The other vulnerable Democrat is Sen. Michael Bennet of Colorado, and his race starts as Leans Democratic. Sen.-elect Cory Gardner (R) just won an impressive victory in the state’s other Senate seat versus outgoing Sen. Mark Udall (D), but despite running what was probably the best Senate campaign in the country, Gardner got less than 50% and won by just two points. There’s not a candidate as widely regarded as Gardner waiting in the wings to challenge Bennet. A GOP presidential win in the Centennial State is probably a prerequisite for a Senate win, and even then that might not be enough.

That could be it as far as plausible Republican Senate targets. There are eight other Democratic Senate seats on this map: California, Connecticut, Hawaii, Maryland, New York, Oregon, Vermont, and Washington. Obama won all these states by at least 12 points in 2012, and so long as the next presidential race is close, they should all remain Democratic strongholds. With the right candidates, or retirements, maybe Oregon, Washington, or one of these other states becomes competitive. But for now all eight of these seats are Safe Democratic.

Republican defense

The most obvious Democratic Senate targets are three first-term Republicans elected from states that have all voted Democratic in at least the past six presidential elections: Sens. Mark Kirk of Illinois, Pat Toomey of Pennsylvania, and Ron Johnson of Wisconsin. These races start as Toss-ups.

Johnson might start as the most vulnerable, especially if former Sen. Russ Feingold (D), whom Johnson beat in 2010, decides on a rematch. The incumbent has done little to moderate his image in the Badger State, which despite Gov. Scott Walker’s (R-WI) three victories in the past four years (two generals and one recall) is still at least a slightly Democratic-leaning state in presidential years. Johnson also has not raised much money, but he is wealthy and has the ability to self-fund.

Kirk’s profile is a better fit for Illinois, but the state is still clearly the most Democratic-leaning in the Midwest. In an age of polarized, straight-ticket voting, Kirk might be this cycle’s Mark Begich, the recently ousted Alaska Democrat who ran a strong race focused on local issues but was unable to overcome his state’s inherent partisanship. There is a long line of potential Democratic contenders for Kirk’s seat, including Attorney General Lisa Madigan and some members of the state’s congressional delegation.

Toomey, a former president of the conservative Club for Growth and a one-time primary challenger to the late moderate Republican-turned-Democratic Sen. Arlen Specter, is an odd fit for the Democratic-leaning Keystone State. However, Toomey has tried to stick to the center on some issues, such as gun control, realizing that he would be a one-termer if he is perceived as a very conservative senator. Like Wisconsin, Pennsylvania could also feature another rematch, as former Rep. Joe Sestak (D) appears intent on running. The state’s Democratic establishment, perhaps still smarting from Sestak’s successful primary challenge against the party-switching Specter in 2010, appears to prefer a candidate named “someone else,” but it’s not clear that they have a better alternative.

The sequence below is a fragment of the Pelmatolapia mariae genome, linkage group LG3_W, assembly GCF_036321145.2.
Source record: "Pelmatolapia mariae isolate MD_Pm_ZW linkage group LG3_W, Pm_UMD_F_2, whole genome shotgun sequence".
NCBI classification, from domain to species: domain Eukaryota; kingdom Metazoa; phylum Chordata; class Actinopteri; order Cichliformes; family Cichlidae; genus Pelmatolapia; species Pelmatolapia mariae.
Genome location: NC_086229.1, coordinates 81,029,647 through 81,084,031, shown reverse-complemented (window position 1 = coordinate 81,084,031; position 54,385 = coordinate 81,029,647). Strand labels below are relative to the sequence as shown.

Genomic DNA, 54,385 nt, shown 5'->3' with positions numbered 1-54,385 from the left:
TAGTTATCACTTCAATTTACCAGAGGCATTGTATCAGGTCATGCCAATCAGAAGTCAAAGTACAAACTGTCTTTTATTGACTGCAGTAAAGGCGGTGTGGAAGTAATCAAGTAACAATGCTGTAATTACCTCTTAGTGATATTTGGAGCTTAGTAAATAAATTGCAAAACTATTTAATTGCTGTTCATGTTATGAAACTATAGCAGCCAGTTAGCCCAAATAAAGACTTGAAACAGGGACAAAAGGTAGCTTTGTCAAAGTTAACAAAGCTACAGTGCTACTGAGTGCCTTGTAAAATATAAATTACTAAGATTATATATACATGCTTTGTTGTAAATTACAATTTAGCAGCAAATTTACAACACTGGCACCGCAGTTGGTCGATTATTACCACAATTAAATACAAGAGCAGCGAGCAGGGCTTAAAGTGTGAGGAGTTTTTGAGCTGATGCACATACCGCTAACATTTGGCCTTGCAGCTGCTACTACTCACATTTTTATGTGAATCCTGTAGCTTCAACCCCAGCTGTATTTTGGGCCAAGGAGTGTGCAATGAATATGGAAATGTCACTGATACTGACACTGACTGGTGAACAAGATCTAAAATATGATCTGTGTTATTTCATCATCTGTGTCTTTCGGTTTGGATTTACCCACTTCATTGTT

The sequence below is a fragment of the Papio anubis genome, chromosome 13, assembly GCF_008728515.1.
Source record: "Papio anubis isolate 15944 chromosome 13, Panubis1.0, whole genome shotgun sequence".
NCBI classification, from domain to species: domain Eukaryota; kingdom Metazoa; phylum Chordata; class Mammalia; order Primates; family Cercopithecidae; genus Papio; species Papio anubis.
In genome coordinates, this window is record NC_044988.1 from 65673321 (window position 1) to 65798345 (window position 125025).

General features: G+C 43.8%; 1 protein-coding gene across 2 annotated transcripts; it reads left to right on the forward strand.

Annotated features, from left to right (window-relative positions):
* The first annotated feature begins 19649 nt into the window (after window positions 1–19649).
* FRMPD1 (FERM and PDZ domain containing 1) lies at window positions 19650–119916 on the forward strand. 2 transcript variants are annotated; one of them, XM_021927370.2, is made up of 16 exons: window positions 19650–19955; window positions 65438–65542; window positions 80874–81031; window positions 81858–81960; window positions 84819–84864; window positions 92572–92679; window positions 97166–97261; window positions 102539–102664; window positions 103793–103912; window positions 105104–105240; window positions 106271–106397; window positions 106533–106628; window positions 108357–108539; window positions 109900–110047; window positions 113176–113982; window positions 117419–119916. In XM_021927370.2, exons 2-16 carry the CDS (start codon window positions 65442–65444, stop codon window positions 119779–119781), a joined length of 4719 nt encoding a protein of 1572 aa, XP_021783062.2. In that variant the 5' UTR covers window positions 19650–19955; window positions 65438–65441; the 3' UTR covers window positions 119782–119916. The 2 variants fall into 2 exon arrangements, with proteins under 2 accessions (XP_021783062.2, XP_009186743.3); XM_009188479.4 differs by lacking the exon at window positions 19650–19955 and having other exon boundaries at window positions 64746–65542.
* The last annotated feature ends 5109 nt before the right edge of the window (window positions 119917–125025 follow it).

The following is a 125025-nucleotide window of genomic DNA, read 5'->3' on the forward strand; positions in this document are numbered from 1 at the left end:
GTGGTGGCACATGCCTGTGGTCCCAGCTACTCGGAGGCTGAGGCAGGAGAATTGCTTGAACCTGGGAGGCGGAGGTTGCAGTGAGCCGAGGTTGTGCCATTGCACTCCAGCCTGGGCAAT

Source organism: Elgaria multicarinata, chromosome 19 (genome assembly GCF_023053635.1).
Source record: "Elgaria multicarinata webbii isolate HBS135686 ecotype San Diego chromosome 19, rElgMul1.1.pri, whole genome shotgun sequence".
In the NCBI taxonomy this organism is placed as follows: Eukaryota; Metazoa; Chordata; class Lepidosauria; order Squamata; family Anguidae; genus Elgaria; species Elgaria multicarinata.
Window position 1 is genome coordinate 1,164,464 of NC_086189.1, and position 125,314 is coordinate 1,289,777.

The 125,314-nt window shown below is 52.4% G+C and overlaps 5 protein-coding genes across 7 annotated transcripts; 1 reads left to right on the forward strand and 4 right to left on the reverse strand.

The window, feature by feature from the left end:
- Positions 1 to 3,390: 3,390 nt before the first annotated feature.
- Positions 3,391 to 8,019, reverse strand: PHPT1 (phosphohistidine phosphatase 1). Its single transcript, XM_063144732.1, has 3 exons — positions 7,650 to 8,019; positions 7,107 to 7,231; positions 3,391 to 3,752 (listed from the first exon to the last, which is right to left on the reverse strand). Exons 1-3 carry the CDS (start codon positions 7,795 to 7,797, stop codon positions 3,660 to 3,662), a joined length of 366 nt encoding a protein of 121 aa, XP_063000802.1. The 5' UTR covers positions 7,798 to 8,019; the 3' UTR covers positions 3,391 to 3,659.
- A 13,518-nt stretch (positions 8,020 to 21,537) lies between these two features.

None of these three Republicans is a certain loser, but all are highly vulnerable to start.

The next best Democratic targets are four Republicans who reside in states that are likely to be key pieces of the Electoral College map in 2016: Sens. Marco Rubio of Florida, Kelly Ayotte of New Hampshire, Richard Burr of North Carolina, and Rob Portman of Ohio.

Rubio is a possible presidential candidate, so perhaps he will not run for reelection. It’s also not impossible to imagine him passing on both a presidential run and a reelection bid. If Rubio runs again for the Senate, he might merit a better rating than just Leans Republican, and if the seat is open, Republicans have a very deep statewide bench. Democrats, on the other hand, don’t have a long list of potential challengers, although Rep. Patrick Murphy (D, FL-18) has won rave reviews for his performance on the campaign trail, though he’s just 31 and will only be starting his second term.

Burr is not particularly well known even as he approaches the end of his second term, and he is not sitting on a giant war chest (he has less than $1 million cash on hand, generally much less than other vulnerable senators who have upcoming races). Burr says he is running again, and he has always put together competent campaigns and outperformed the early polls on Election Day. His top potential challenger might be outgoing Sen. Kay Hagan (D-NC), who just narrowly lost to Sen.-elect Thom Tillis (R) in November.